Posted by Gayle on August 18, 1998 at 11:52:39:
In Reply to: Robert Rogers posted by Marcia on August 18, 1998 at 11:29:24:
: In watching this interesting show on Rogers and his Rangers, one of the narrator's sentences struck me rather forcibly, and I've been waiting to see if anyone else mentioned it in the Legends of the Northwest thread. Since no one has, I'm throwing it out here for consideration. The statement was made that one of Rogers' most earnest goals as a young lad was to have killed an Indian (any Indian, apparently) before he was 14. I know this has to be taken in the context of the thinking of the era & the way Rogers was raised, but it still strikes me as a very sad indictment of the times. It made me think of the line from the Ballad of Davy Crockett..."kilt him a b'ar when he was only three." As though killing an Indian were a rite of passage for men of the times, and of no more consequence than shooting an animal.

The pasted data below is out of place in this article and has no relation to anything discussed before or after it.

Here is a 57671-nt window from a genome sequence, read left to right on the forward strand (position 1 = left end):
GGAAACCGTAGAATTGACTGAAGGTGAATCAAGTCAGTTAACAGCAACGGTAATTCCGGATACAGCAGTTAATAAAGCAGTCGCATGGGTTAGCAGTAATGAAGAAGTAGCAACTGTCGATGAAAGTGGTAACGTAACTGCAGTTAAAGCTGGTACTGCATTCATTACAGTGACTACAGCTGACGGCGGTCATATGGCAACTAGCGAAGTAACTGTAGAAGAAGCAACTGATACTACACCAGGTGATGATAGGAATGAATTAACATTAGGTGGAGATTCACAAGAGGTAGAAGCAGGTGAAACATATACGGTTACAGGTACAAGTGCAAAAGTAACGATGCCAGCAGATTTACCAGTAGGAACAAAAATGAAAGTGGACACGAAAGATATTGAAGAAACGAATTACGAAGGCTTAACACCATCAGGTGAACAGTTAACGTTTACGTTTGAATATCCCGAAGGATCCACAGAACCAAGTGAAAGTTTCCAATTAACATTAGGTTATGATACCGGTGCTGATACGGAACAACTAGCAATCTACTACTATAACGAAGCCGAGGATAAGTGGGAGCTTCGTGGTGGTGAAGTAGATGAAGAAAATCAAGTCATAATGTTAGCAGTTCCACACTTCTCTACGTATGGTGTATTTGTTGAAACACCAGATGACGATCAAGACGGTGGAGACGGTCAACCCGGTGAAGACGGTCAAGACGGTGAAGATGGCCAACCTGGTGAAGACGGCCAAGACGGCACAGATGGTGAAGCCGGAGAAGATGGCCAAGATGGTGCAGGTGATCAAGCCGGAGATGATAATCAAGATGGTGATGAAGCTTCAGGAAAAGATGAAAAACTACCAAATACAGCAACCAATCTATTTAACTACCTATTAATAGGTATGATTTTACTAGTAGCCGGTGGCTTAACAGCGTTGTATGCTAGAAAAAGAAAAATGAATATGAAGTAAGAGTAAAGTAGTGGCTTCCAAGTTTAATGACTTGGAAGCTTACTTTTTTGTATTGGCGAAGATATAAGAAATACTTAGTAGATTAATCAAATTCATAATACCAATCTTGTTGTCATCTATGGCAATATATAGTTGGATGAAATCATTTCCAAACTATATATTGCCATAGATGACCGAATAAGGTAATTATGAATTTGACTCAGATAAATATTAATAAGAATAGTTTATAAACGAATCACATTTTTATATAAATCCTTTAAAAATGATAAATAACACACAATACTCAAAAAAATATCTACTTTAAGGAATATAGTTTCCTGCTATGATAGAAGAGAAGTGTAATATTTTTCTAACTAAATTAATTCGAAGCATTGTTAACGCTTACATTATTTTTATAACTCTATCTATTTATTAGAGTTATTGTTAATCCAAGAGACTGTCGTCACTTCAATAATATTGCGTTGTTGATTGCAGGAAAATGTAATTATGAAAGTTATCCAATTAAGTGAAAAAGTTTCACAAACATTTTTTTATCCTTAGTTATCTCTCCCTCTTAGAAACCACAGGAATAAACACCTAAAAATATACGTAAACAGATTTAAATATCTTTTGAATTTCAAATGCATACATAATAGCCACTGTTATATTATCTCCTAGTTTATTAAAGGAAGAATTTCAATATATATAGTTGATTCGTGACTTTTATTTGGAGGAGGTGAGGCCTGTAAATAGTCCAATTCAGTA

: Of course, I understand that this is an easy issue to take a stand against, coming from the safe perspective of this point in history, and I'm not saying that Rogers wasn't a brave or interesting figure who did some remarkable things. But it still sounded sad to me. Am I way off-base, here?
At the beginning of "The Deerslayer", Natty has gained a wide reputation with his rifle, but has never yet been called on to raise a rifle in anger against his own kind. He knows that with the situation of hostile Indians and frontier warfare, sooner or later he will be put in the position of making that decision, and he devotes a fair amount of time to trying to sort out in his mind how he will deal with it. Harry March, a rough and ready frontier type with a pretty crude outlook on everything, tells Natty that he will not long remain his friend if he can't prove his skill on something more dangerous than a four-footed creature. Sad it is, but apparently the measure of a man in those days.
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